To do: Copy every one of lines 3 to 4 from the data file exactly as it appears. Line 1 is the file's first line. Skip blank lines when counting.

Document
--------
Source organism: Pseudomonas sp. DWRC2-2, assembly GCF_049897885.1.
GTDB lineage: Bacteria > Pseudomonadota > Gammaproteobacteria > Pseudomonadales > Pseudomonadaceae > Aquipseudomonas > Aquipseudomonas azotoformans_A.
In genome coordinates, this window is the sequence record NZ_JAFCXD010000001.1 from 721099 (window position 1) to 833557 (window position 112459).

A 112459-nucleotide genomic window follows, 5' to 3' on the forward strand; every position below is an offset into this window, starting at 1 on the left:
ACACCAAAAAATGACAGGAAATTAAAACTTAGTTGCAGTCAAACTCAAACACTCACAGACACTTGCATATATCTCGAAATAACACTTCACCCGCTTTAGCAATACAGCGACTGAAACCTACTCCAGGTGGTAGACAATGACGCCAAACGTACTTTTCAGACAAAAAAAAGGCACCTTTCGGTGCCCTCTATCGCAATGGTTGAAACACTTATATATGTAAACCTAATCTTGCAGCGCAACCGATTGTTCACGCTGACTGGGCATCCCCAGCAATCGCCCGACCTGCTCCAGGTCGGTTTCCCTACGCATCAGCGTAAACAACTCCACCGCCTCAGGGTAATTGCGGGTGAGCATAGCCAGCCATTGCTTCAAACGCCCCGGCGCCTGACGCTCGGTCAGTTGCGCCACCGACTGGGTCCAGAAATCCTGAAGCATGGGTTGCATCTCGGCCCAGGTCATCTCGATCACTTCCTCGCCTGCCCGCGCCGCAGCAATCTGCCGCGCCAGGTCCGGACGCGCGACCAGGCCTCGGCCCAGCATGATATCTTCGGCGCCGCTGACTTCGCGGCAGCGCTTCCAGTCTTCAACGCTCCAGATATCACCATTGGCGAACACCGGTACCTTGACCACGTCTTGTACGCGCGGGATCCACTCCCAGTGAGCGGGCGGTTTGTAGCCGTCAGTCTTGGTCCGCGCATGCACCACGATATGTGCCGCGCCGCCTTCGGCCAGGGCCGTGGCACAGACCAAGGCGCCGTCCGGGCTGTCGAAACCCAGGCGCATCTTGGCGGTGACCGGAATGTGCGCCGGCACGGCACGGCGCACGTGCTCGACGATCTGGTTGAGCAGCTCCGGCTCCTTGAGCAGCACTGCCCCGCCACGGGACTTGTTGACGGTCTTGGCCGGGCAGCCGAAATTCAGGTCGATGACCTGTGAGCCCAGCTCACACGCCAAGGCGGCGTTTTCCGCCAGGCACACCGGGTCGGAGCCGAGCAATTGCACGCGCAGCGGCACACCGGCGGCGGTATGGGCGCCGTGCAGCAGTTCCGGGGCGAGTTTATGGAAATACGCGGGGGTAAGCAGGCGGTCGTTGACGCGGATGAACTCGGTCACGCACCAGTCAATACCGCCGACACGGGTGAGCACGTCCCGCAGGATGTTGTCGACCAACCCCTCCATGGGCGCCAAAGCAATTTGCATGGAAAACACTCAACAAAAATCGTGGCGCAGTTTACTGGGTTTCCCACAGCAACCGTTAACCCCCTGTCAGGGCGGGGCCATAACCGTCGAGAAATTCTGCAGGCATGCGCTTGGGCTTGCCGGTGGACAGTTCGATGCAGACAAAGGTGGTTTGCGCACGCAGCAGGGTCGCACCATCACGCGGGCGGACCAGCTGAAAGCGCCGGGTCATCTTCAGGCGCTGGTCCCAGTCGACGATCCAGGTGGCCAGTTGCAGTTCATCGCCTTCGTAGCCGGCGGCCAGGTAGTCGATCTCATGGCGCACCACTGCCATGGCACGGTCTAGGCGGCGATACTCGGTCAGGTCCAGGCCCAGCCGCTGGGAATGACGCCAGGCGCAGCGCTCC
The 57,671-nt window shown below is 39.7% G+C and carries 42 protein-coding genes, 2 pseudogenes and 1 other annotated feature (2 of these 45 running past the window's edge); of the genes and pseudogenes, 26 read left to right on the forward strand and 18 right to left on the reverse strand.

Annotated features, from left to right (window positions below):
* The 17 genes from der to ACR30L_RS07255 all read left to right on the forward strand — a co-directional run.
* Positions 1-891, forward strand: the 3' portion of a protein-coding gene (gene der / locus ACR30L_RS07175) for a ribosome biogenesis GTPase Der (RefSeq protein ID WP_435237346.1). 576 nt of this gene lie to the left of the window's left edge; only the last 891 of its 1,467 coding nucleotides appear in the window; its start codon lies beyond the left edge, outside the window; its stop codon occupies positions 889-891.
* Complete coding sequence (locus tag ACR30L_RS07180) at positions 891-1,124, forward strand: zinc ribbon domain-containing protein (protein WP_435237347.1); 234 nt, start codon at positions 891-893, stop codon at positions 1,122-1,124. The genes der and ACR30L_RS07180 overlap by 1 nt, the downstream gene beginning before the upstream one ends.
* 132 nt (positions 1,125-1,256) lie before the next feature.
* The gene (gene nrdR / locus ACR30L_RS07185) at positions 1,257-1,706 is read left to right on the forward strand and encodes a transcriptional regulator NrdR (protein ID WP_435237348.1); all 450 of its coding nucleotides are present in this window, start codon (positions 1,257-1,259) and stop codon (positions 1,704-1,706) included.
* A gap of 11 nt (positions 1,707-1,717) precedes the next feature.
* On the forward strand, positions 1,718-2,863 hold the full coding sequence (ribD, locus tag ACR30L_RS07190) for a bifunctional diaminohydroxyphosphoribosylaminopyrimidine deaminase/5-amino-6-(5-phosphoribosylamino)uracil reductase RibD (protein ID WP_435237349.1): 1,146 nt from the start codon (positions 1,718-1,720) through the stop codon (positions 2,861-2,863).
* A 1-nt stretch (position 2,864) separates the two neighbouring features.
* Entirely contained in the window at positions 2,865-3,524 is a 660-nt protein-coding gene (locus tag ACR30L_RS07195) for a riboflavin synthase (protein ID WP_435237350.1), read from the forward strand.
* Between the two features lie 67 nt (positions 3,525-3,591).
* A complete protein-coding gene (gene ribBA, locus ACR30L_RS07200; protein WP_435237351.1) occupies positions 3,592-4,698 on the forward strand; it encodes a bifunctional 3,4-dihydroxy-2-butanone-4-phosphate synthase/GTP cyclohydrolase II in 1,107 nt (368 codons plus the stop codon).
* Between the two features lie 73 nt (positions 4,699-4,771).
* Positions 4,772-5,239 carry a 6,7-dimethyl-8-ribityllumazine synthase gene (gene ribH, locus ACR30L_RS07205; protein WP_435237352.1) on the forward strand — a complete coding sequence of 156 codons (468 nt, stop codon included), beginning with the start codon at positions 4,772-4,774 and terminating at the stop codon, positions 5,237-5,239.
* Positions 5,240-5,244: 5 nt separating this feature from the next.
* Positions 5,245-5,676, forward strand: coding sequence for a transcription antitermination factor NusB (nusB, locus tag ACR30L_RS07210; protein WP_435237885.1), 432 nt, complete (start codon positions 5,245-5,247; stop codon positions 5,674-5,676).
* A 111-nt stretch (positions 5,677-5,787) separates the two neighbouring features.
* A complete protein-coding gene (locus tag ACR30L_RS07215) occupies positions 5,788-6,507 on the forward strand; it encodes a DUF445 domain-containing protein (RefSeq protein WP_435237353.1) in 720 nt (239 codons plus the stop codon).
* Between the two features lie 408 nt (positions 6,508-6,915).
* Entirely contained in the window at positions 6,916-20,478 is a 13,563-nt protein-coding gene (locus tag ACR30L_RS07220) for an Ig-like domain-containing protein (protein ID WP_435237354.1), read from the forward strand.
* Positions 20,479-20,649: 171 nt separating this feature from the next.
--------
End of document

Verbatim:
In genome coordinates, this window is the sequence record NZ_JAFCXD010000001.1 from 721099 (window position 1) to 833557 (window position 112459).

A 112459-nucleotide genomic window follows, 5' to 3' on the forward strand; every position below is an offset into this window, starting at 1 on the left: